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By Monica E. Oss

After attending the session, Population Health Management For The Complex Consumer Market: How To Utilize Data To Coordinate Services Across The Care Continuum at the 2020 OPEN MINDS Performance Management Institute, I was reminded of the Biblical story of the Tower of Babel. In the story, the result was the wide array of human languages across the globe.

The session, featuring Cathy Lipton, M.D., National Medical Director, Institutional Programs at Optum; Dianne Shaffer, Director of Systems Development at Integrated Services of Kalamazoo; and Sarah Green, Senior Integrated Health Care Specialist of Southwest Michigan Behavioral Health, reminded the audience of the very disparate views of “value” among the stakeholders.

Dr. Lipton opened the session with an overview of the different health and human service system stakeholders’ focus. Payers have a “mega focus” on the “Quadruple Aim.” Health plans are looking for profitability and growth. Hospitals and skilled nursing facilities want consumers and clinical professionals want career satisfaction and stability. Consumers are looking for resolution of their problems and an easy health care system to navigate. Her underlying premise was that the only commonality among these stakeholders is that they define success in terms of clinical outcomes—and even those definitions vary.

This discussion speaks to the challenges of standardizing performance measures in value-based reimbursement contracts. It also highlights the difficulty for provider organization management teams to develop a “value proposition” that speaks to payers, health plans, and consumers simultaneously. “We’re great at delivering services. What we aren’t great at is telling our story of who we serve and putting ourselves at the forefront of being the solution for payers,” said James Stewart, session moderator and Chief Executive Officer of Grafton Integrated Health Network.

Ms. Shaffer and Ms. Green presented a collaborative initiative between Southwest Michigan Behavioral Health, prepaid inpatient health plans (PIHPs) for eight counties, and Integrated Services of Kalamazoo, a community mental health provider organization, to coordinate care for “high needs” seniors in their market. From the start, the primary challenge they faced was obtaining consumer-specific data and then normalizing that data for use in care coordination. Michigan is unique in having a statewide data repository for Medicaid data so that data is available, but the collaborative has not been able to access the rest of the consumer data—including Medicare data. As a result, their care coordination program is missing fundamental information for both risk profiles and ongoing care management.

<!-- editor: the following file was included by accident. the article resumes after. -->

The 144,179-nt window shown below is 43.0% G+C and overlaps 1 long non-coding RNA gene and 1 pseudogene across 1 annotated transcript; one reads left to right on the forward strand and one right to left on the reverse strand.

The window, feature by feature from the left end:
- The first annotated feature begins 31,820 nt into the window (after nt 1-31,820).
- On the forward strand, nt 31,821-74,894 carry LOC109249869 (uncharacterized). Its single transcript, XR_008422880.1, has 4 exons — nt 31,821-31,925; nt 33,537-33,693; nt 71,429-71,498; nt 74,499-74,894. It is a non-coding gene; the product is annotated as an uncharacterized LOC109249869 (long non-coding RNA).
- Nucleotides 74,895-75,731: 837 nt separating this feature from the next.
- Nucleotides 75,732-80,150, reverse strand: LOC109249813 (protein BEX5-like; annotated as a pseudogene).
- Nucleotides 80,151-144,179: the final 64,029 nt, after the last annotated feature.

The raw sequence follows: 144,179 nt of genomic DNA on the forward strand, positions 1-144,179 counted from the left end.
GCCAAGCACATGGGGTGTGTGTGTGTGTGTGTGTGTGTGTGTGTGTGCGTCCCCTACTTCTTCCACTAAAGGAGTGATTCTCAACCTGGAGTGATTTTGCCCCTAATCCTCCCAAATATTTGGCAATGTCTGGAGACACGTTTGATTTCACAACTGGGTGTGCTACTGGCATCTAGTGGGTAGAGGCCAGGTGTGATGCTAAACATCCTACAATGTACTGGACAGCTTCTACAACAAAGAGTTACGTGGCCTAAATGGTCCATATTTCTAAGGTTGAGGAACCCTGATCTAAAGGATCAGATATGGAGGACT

Recognizing that limitation, the discussion turned to why data sharing is so difficult and what to do about it. The reasons data sharing among stakeholders is difficult are well known. Different stakeholders in the field “speak” different languages, use different electronic health record systems, record different metrics, have little (or no) agreement on incentives and goals, and have a limited understanding of each other’s capabilities.

The question is what to do about the current constraints to data sharing? This is a key strategic issue for any specialty provider organization. My key takeaway is to understand the priority of data needs and master the art of “small data” (see From Big Data To Small Data—From The Ideal To The Possible and Using Data Can Make Care Coordination More Efficient (& Effective). Even if you don’t have “all the data,” executive teams need to identify and prioritize the “highest value” data needed for optimal performance. This is a case where waiting for “the perfect” scenario is the enemy of progress.

For more on managing your data, check out these resources from The OPEN MINDS Industry Library.

  1. Data Makes The Difference: Using Data To Manage Care Coordination & Value-Based Arrangements
  2. Managing A Holistic Approach To Care: Integrating Physical, Behavioral & Social Health Data
  3. Best Practices For Cross-System Youth Collaboration Focus On Data Integration For Coordinated Assessment & Case Management
  4. Data Whiplash
  5. Using Data To Follow The Money & Stay True To The Mission
  6. Don’t Underestimate The Culture Change In Becoming Data Driven
  7. Proving Your Unique Value To Payers: Data Speaks Louder Than Words
  8. Data Exchange Via Mail & Fax? In Today’s Market?
  9. Make Your Data ‘Count’
  10. Are You Cutting Through The Noise?

For more, join me June 3 at The 2020 OPEN MINDS Strategy & Innovation Institute in New Orleans for “Transforming Organizational Performance: Using Data To Find Advantage & Sustainability.”

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